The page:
MILWAUKEE -- Cesar Acosta, a 9-year-old boy who fled gang violence in Honduras, said Thursday in Milwaukee that he was kept in a cage after U.S. authorities took him from his mother on the southern border.
The League of United Latin American Citizens (LULAC) used the boy's story during a news conference to criticize the Trump administration's policy of separating families crossing the border. LULAC staff say they are representing Cesar's family, which is staying in Waukegan, Illinois, as it seeks asylum.
Speaking through a LULAC translator, the young boy said immigration officials took him to a place called "the dogs."
"Those are cages only for dogs," he said. "They would treat us very bad."
LULAC's immigration director told reporters that Cesar's mother fled Honduras when a gang murdered her brother-in-law in front of her husband.
"I ask God to touch Donald Trump's heart, and he should look and see all the pain that he's causing -- more than anything, to the children," said the boy's mother, Ingrid.
LULAC says it has put up two billboards in Milwaukee opposing the administration's policy, which has since been rescinded.
A federal judge has forced the administration to reunite families. The Trump administration has not said how many children remain separated from their parents.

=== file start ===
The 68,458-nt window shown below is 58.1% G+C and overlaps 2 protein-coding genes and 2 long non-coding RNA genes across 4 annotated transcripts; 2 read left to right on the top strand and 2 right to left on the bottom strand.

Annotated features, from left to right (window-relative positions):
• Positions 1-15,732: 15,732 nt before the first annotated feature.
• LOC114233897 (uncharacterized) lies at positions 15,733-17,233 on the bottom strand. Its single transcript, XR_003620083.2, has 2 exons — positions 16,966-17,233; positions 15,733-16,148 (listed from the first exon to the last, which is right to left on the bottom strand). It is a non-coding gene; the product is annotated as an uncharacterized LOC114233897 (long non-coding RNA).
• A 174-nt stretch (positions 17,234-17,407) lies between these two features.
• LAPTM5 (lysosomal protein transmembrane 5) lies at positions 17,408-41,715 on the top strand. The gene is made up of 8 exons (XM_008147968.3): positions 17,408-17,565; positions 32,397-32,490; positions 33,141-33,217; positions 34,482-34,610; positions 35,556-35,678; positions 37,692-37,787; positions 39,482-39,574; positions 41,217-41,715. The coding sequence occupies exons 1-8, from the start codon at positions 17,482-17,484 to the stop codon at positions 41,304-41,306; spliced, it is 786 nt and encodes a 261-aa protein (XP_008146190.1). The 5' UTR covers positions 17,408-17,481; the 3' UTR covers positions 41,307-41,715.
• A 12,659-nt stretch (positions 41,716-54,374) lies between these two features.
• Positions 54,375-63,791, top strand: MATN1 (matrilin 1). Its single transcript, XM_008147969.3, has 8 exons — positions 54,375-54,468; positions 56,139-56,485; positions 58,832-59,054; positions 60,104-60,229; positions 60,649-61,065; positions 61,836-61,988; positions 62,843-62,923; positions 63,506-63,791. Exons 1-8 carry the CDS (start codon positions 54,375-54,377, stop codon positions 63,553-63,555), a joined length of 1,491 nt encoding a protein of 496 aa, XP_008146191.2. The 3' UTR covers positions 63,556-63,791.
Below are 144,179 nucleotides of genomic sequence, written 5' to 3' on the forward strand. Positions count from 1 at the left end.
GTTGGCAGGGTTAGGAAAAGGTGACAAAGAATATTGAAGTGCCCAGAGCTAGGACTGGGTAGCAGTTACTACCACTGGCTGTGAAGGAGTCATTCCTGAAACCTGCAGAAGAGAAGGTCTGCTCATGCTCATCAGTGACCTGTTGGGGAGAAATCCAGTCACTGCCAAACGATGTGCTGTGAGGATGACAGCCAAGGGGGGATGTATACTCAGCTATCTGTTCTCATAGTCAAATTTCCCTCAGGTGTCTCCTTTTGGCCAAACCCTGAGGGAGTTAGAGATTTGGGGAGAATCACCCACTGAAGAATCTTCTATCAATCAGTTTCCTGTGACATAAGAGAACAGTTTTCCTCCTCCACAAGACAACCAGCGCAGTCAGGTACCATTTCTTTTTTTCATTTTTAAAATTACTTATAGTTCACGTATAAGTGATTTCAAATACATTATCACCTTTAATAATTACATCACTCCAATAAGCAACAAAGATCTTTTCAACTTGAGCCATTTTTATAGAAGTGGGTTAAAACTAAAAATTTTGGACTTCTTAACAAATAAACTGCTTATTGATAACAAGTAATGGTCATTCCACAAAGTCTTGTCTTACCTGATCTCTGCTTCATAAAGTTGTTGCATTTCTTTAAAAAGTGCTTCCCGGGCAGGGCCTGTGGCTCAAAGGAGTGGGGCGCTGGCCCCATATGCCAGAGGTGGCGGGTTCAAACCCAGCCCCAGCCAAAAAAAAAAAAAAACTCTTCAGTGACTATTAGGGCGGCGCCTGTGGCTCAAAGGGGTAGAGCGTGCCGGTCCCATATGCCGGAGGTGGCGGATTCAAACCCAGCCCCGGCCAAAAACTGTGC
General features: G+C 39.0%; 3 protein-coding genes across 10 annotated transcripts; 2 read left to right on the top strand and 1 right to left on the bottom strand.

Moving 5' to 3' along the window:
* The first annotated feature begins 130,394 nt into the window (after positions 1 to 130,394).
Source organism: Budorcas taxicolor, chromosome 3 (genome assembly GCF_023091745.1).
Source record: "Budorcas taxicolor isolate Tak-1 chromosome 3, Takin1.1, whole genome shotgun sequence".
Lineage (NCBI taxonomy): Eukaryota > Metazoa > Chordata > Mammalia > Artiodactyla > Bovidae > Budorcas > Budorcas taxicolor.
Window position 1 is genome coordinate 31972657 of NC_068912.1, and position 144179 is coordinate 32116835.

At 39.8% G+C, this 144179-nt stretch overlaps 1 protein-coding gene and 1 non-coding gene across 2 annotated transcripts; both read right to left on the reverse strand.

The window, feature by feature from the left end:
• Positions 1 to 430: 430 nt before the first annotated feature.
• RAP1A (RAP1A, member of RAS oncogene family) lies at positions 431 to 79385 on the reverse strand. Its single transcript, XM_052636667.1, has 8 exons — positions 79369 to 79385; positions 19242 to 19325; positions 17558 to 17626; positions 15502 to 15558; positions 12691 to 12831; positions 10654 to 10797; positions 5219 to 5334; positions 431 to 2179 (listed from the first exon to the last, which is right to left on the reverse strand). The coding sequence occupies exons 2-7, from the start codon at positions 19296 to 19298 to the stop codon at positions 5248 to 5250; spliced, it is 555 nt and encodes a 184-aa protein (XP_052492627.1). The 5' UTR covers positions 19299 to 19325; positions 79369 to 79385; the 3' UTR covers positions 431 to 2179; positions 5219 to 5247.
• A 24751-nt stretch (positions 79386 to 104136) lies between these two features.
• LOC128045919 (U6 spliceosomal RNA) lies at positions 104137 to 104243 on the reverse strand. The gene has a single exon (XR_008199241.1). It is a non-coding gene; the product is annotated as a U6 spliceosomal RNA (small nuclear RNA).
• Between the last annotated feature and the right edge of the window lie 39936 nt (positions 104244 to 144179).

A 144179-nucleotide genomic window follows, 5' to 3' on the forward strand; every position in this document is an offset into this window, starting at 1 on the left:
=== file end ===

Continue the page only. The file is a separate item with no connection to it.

"There is an American crisis happening right now in front of us," said Eileen Figueroa, LULAC's Wisconsin state director.
Wearing a Make America Great Again hat, Scott Johansson watched the news conference in silent protest.
"We are a nation of citizens, not immigrants. That's how it should be," Johansson, of Milwaukee, told reporters.
Johansson said he has sympathy for refugees, but supported the Trump administration's work. He said the issue had been "solved" and said he understood that reuniting families would take time.
"Going across the border and through Texas, not going through customs or anything -- it puts a strain on our taxpayers. It puts a strain on everybody," Johansson said.
A federal judge has directed the administration to reunite all of the separated families by July 26.